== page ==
Queen of Hearts: Audrey Flack
(USA, 75 min.)
Dir. Deborah Schaffer and Rachel Reichman
Deborah Schaffer and Rachel Reichman’s Queen of Hearts: Audrey Flack offers audiences a retrospective look at the career of the eighty-eight year old American artist, most known as an early photorealist painter of the 1960-70s. This is a documentary portrait of a metamorphosing artist with a unique point of view, but Queen of Hearts is a largely conventional film that forgoes a critical approach to its subject in favour of an adoring, sometimes saccharine lens. This conventionality comes as a slight disappointment, considering Flack’s career-long artistic unconventionality. Structurally, Queen of Hearts might have benefitted from the similar flamboyance, energy, and penchant for rule breaking embodied by Flack’s work: large scale hyperreal paintings that fuse together poppy postmodernism with the iconographies and trompe l’oeil illusions of Baroque art.
The film is narrated by interviews conducted with Flack, as well as a small cohort of art historians, curators, and gallerists who trace the artist’s beginnings as a young Cooper Union student brushing shoulders with the abstract expressionists all the way to her present status as a senior American painter and sculptor. Jackson Pollock is cited as a key inspiration, his abandonment of the rigidity of the picture plane a large influence on Flack’s work, even as the hyperreal representational style she matures into seems superficially at odds with paint flung on a floor. The abstract artist Josef Albers, who selected Flack as a Yale scholarship student is shown in a much less flattering light. As Flack stands in a gallery retrospective of Albers’ work, she details being sexually assaulted by him in the classroom. While this is not Flack’s first public disclosure of her assault, the subversiveness of her recounting it in this particular location resonates; as does her subsequent takedown of Albers’ famous square paintings as, simply, “cold.”
Of its many goals, the feminist art movement of the 1960s and 1970s was interested in the recovery of maligned or buried works by women. By offering a detailed record of her contributions to this period, Queen of Hearts successfully honours Flack as a key part of this history. As we watch Flack’s star rise, her innovative work becomes increasingly threatening to a patriarchal art world. Interview footage with a much younger Flack charts a mounting frustration in response to misinterpretations of her work shaped by the misogyny and anti-Semitism of notable critics; as well her ostracism from realist art circles who rejected painting from photographs. Eventually, these pressures became so overwhelming that Flack stopped painting and pivoted to sculpture.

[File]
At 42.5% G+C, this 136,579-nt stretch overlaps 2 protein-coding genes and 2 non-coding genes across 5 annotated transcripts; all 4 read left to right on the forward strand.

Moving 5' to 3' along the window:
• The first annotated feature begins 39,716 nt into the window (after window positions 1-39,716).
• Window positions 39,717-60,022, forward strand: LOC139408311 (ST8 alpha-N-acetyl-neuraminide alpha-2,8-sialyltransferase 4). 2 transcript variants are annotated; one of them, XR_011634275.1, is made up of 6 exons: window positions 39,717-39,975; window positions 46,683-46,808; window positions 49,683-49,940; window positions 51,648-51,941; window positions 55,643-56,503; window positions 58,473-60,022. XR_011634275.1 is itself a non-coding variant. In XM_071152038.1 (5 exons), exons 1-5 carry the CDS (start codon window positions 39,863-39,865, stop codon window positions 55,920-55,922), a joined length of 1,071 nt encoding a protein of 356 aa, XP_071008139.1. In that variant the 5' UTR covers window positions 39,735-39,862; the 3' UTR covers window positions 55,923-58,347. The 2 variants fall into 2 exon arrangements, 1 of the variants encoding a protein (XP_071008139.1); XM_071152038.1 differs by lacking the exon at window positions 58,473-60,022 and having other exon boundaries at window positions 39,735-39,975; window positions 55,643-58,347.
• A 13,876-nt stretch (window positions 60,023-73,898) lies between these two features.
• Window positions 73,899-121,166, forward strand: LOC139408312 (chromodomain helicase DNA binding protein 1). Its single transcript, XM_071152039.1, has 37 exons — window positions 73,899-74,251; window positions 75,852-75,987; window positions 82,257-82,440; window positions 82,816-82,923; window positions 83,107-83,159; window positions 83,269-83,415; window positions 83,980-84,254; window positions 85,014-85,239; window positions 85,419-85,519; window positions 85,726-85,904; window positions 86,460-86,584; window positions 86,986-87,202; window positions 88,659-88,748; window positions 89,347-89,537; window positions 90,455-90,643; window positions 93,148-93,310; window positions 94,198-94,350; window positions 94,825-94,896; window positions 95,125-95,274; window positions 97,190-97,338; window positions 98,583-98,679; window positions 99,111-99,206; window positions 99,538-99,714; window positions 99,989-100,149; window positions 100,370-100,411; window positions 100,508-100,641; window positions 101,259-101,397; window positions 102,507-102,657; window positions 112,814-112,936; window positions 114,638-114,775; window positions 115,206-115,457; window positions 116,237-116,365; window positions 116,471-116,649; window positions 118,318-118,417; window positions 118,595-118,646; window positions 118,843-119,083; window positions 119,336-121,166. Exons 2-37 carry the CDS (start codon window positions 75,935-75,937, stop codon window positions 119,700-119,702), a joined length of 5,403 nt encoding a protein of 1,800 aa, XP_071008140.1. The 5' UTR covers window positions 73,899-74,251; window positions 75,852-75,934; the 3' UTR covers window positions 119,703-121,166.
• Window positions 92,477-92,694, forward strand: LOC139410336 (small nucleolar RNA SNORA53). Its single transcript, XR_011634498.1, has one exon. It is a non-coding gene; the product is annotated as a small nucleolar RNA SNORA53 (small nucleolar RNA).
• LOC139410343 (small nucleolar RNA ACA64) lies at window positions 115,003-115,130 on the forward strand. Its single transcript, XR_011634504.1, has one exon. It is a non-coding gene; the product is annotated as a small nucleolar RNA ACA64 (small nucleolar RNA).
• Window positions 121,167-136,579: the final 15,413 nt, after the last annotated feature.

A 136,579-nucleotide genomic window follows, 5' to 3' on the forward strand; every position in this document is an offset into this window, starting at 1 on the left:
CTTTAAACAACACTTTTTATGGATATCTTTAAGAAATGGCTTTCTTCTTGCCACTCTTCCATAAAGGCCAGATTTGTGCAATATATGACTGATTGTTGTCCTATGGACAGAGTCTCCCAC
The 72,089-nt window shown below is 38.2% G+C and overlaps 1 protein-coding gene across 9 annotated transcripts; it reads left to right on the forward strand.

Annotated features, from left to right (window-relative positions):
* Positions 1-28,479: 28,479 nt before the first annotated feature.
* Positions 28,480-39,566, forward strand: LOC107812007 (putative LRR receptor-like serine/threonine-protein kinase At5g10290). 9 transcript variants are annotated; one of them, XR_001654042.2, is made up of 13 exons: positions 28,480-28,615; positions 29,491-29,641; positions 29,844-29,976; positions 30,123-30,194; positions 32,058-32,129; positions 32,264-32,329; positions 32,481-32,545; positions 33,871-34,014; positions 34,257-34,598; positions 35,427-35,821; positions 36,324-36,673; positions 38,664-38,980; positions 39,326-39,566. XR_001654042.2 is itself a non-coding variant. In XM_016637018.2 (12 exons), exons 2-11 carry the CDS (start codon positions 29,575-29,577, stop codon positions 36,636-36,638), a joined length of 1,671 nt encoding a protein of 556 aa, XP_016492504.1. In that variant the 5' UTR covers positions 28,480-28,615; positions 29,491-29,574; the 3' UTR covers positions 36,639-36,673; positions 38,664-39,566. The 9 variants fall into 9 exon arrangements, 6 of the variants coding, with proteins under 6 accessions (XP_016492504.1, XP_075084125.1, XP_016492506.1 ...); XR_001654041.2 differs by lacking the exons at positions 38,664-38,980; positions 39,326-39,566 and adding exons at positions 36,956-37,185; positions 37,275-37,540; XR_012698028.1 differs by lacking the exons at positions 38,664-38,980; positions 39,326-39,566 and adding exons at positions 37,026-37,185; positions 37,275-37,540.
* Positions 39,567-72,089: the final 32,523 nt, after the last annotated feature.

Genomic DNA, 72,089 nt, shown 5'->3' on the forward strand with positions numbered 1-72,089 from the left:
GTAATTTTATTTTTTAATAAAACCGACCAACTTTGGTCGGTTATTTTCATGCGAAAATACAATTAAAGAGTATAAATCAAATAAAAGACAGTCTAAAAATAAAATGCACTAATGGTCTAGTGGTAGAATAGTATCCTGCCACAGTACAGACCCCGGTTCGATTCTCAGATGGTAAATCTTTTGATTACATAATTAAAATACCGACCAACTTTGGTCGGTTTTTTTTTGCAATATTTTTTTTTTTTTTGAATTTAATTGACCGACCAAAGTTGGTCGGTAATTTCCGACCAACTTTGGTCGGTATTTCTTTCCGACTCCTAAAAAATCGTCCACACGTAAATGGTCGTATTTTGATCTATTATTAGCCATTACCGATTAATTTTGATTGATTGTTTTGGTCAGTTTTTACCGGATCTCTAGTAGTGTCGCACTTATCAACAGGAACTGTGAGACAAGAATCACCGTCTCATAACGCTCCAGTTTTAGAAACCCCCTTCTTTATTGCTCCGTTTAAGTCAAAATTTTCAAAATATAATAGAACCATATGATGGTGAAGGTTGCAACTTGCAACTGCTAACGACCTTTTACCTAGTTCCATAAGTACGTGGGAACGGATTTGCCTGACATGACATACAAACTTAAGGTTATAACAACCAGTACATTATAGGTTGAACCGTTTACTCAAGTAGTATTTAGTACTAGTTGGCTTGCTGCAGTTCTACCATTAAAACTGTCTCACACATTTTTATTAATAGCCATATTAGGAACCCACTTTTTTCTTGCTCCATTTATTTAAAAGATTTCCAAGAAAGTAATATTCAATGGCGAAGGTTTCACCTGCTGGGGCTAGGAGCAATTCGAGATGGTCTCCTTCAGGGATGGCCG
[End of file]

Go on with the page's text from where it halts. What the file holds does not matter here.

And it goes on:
The artist’s love of her two daughters, who appear in several of her paintings, is a strong undercurrent in the film. The documentary, which rightly identifies the sheer lack of available resources about autism in the 1950s-60s, also explores the phenomenon of ‘refrigerator mothers’—a theory of misinformation held in high regard at that time, which suggested that cold, aloof mothers were to blame for their child’s condition. It was a charge that greatly pained Flack after the birth of her first child. Unfortunately, Queen of Hearts doesn’t treat the joys and depth of this mother-daughter relationship with the multidimensionality it deserves, and at worst reduces it to a “struggle” in the life of a great artist.
Trickier still is the film’s difficulty in navigating the principal controversy of Flack’s sculpture period: the commissioned monument to the 17th century Portuguese-English queen Catherine of Braganza, which would have been erected in Queens, a borough in New York City that was named after her. Opposition intervened because of Braganza’s ties to the Atlantic slave trade and the commission was cancelled. Here, Flack’s ignorance in accepting, developing, and beginning the project comes across as a major oversight that gets reduced to a fleeting sequence capped by an art historian dubbing the affair a “cautionary tale.”
The need of artistic biographies to be inspiring is the reason that so many of them (in both narrative and documentary cinema) are relatively shallow. Every detail in Queen of Hearts is mobilized towards framing Flack as an inspiring figure. This is an unnecessary move, because Flack is open, contemplative, and sharp. Her tenacious need to create is naturally infectious and the film is best when she’s speaking for herself.
Queen of Hearts: Audrey Flack screened at the 2020 Calgary International Film Festival.